The Man With The Iron Fists
RZA stars as The Blacksmith, making weapons in Jungle Village. The ruling clan of the village are the Lions, the head of which, Gold Lion, is assassinated by his subordinate, Silver Lion (Byron Mann). This begins a political chain reaction, in which other warring clans all begin clamouring for blood. Gold Lion’s son, X-Blade (Rick Yune), hears of his father’s death and heads to Jungle Village for vengeance, dodging assassination attempts from Silver. Eventually The Blacksmith gets his hands chopped off by Brass Body (David Bautista), a charming fellow who can transform his body into brass and is nigh-on indestructible. With the help of an Englishman, Jack Knife (Russell Crowe), The Blacksmith creates his finest work – brand new magical fists made of iron – and along with X-Blade they seek vengeance upon Brass Body and the Lions.
Despite the title, most of the film has nothing to do with The Blacksmith. Most of the time we are given to staring at grubby men with suspiciously well-groomed hair from the Hyena clan or the Wolf clan or the Who The Fuck Cares clan just talking and talking and talking in ridiculous American accents. None of it relates to the main plot and all of it is poorly performed. What we are here to see is RZA kicking ass – this begins so late into the film that by that point, Iron Fists has quite outstayed its welcome. It tries to be too many things at once; a political epic on the lines of The Romance Of The Three Kingdoms, a Tarantino-emulation, a slick martial arts beat-’em-up. This splits the attentional resources of the audience so that no threads in the film are given the chance to work.
RZA himself is almost entirely absent from the first half of the film, although we are given his intelligible narration, trying to explain what the hell is going on. The folk on-screen, meanwhile, loudly announce their intentions and internal machinations like an army of lobotomites. The action sequences are fine enough, although the use of wires look clunky and stupid. The film uses CGI blood, which is unforgivable, and is such an affront to the senses that it never fails to take you out of an action sequence. Ever heard of corn syrup, guys? Many shots are actually quite pretty, so kudos on the cinematography at least. It’s such a shame that we also have to put up with everything else to enjoy it.
There are some decent ideas here. X-Blade has a suit almost entirely covered in knives, which is very, very cool, and the two scenes in which he gets to use this suit are enjoyable, if brief. Brass Body looks fantastic but despite being billed as RZA’s ultimate nemesis in the promotional material, he ends up being just another thug. Silver Lion is portrayed as the Big Bad, but he’s little more than a simpering idiot. Byron Mann’s awful performance is only matched by RZA’s vacant and unlikeable presence. Every scene with him in is an utter chore. He’s stupefyingly uncharismatic and only looks notionally aware of his surroundings, yet everyone around him fawns upon him like he’s James Arthur (we understand he won The X Factor or something). RZA wrote his his character as a beloved chi expert, a master blacksmith and a husband to a smoking-hot wife, despite him constantly appearing to have the cognitive faculties of a couple of grapes. The unnecessary flashback sequence is the worst of all, a masturbatory self-congratulation that establishes RZA to be a Lv. 70 Chi Warlock whose specialty is enchanting inanimate objects.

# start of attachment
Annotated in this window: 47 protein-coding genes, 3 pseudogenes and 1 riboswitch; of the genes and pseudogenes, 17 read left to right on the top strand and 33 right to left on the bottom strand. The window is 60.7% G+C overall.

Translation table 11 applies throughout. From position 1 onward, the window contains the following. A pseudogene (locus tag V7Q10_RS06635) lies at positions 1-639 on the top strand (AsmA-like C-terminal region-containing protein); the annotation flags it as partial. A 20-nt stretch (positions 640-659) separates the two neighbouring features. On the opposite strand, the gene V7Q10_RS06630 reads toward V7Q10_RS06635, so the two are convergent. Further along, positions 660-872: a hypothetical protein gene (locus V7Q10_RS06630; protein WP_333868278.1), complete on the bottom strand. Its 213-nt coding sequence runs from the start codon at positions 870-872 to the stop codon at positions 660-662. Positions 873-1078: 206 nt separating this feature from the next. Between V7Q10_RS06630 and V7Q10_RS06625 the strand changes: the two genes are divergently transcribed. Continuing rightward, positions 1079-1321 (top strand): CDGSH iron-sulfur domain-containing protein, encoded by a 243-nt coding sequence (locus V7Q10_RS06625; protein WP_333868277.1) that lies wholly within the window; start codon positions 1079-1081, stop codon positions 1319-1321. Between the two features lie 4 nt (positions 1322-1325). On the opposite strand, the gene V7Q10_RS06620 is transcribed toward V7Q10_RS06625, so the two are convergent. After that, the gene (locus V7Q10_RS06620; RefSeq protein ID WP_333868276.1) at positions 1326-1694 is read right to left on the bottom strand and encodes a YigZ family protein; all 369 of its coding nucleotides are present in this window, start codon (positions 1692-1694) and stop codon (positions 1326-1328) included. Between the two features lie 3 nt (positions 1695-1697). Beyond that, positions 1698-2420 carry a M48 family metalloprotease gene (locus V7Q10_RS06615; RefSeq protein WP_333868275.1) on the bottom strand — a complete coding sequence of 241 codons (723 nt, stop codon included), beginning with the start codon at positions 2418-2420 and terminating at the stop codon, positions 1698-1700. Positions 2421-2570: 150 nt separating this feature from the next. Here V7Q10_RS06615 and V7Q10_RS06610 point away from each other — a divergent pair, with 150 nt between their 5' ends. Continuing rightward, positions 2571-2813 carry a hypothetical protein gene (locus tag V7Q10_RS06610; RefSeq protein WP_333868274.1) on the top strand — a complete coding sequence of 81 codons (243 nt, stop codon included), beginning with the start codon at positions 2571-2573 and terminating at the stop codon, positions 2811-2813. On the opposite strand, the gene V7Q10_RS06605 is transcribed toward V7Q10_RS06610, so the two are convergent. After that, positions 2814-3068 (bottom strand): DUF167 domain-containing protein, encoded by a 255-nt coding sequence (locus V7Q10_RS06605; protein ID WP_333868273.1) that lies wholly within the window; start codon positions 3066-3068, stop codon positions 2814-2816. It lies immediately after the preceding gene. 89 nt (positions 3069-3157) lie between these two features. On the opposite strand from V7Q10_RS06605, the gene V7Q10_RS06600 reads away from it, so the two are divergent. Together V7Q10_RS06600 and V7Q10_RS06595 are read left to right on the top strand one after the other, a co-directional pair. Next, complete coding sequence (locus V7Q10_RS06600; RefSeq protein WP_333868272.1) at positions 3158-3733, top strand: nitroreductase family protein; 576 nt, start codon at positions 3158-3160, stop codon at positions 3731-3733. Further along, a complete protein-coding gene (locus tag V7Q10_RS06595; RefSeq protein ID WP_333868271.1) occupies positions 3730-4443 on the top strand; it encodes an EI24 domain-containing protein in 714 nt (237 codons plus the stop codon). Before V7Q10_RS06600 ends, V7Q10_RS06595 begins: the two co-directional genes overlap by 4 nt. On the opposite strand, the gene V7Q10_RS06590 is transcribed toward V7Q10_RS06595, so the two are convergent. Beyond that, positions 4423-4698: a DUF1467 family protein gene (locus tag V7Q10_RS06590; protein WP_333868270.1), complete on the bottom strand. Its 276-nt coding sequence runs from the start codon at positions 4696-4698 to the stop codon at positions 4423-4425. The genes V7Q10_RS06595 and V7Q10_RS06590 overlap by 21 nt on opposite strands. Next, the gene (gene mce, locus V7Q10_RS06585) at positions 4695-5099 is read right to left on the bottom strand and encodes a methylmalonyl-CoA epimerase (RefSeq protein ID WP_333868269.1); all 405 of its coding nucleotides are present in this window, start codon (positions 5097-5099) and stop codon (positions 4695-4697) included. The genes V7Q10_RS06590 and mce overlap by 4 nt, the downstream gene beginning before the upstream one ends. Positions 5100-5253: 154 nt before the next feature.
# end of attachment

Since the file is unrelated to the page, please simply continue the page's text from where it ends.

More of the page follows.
Russell Crowe is almost entertaining in a couple sequences. Well, in exactly 2 sequences. Most of the time he’s clearly just phoning it in – he slips continually from an English accent to an Australian accent, and clearly only took the role for the cheque and because he gets to simulate sex with a harem of Chinese women. He also gets to lick Lucy Liu‘s face, which is uncomfortable for all involved. The worst part about his character is that his presence heralds an addition to the score: that string twanging so often associated with Australian music. This is decidedly odd, and stupid, since Crowe’s character, Jack Knife, is supposed to be English.
Overall there’s remarkably little to sustain either the average movie-goer or a lover of Chinese martial arts films. It might’ve been decent, but the direction just reeks. Co-writer Eli Roth appears to have had his suspicions about the quality of the film – the original cut was 4 hours long, which is a terrifying thought. There were suggestions of splitting the film in two, like Kill Bill, but Eli Roth pushed for this heavily-reduced version. Thank God – never before has sex, violence and martial arts felt so hollow, so pointless and so disappointing. How the hell did you do this, RZA? The film has brilliant ideas, but in execution it’s utter juvenile bollocks. Never assume that you can do anything, RZA. Next time get an actual lead actor, get an actual competent screenwriter, get a clearer focus on what it is you want to create. Or better yet, just make sure there is no ‘next time’.